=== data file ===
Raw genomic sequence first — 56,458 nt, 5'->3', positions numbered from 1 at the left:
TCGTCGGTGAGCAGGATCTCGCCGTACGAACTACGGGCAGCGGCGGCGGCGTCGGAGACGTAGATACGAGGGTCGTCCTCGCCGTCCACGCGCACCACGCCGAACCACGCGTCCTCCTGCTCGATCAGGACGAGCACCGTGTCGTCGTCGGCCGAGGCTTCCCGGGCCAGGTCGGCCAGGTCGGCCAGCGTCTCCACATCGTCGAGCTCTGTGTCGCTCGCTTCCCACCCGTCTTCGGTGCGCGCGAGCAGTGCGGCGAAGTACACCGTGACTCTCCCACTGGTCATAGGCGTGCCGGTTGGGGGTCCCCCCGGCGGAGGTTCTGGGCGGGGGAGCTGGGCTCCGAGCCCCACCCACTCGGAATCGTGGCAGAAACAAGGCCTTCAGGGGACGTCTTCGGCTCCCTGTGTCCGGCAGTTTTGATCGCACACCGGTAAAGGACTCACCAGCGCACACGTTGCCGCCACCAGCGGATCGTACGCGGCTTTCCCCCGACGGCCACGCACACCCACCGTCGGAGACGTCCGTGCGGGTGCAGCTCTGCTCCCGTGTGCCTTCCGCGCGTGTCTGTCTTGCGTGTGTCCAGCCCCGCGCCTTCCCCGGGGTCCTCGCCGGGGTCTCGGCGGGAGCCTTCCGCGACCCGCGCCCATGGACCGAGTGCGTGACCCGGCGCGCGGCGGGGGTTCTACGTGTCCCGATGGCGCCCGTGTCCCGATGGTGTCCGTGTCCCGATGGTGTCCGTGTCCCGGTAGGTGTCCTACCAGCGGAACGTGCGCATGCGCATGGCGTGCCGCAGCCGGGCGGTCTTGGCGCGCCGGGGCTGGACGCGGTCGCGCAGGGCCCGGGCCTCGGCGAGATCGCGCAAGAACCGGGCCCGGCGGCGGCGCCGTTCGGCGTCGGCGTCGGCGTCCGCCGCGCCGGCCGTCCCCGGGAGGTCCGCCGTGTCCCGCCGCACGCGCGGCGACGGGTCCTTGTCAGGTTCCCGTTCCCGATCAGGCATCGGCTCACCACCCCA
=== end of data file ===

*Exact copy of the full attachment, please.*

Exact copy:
Raw genomic sequence first — 56,458 nt, 5'->3', positions numbered from 1 at the left:
TCGTCGGTGAGCAGGATCTCGCCGTACGAACTACGGGCAGCGGCGGCGGCGTCGGAGACGTAGATACGAGGGTCGTCCTCGCCGTCCACGCGCACCACGCCGAACCACGCGTCCTCCTGCTCGATCAGGACGAGCACCGTGTCGTCGTCGGCCGAGGCTTCCCGGGCCAGGTCGGCCAGGTCGGCCAGCGTCTCCACATCGTCGAGCTCTGTGTCGCTCGCTTCCCACCCGTCTTCGGTGCGCGCGAGCAGTGCGGCGAAGTACACCGTGACTCTCCCACTGGTCATAGGCGTGCCGGTTGGGGGTCCCCCCGGCGGAGGTTCTGGGCGGGGGAGCTGGGCTCCGAGCCCCACCCACTCGGAATCGTGGCAGAAACAAGGCCTTCAGGGGACGTCTTCGGCTCCCTGTGTCCGGCAGTTTTGATCGCACACCGGTAAAGGACTCACCAGCGCACACGTTGCCGCCACCAGCGGATCGTACGCGGCTTTCCCCCGACGGCCACGCACACCCACCGTCGGAGACGTCCGTGCGGGTGCAGCTCTGCTCCCGTGTGCCTTCCGCGCGTGTCTGTCTTGCGTGTGTCCAGCCCCGCGCCTTCCCCGGGGTCCTCGCCGGGGTCTCGGCGGGAGCCTTCCGCGACCCGCGCCCATGGACCGAGTGCGTGACCCGGCGCGCGGCGGGGGTTCTACGTGTCCCGATGGCGCCCGTGTCCCGATGGTGTCCGTGTCCCGATGGTGTCCGTGTCCCGGTAGGTGTCCTACCAGCGGAACGTGCGCATGCGCATGGCGTGCCGCAGCCGGGCGGTCTTGGCGCGCCGGGGCTGGACGCGGTCGCGCAGGGCCCGGGCCTCGGCGAGATCGCGCAAGAACCGGGCCCGGCGGCGGCGCCGTTCGGCGTCGGCGTCGGCGTCCGCCGCGCCGGCCGTCCCCGGGAGGTCCGCCGTGTCCCGCCGCACGCGCGGCGACGGGTCCTTGTCAGGTTCCCGTTCCCGATCAGGCATCGGCTCACCACCCCA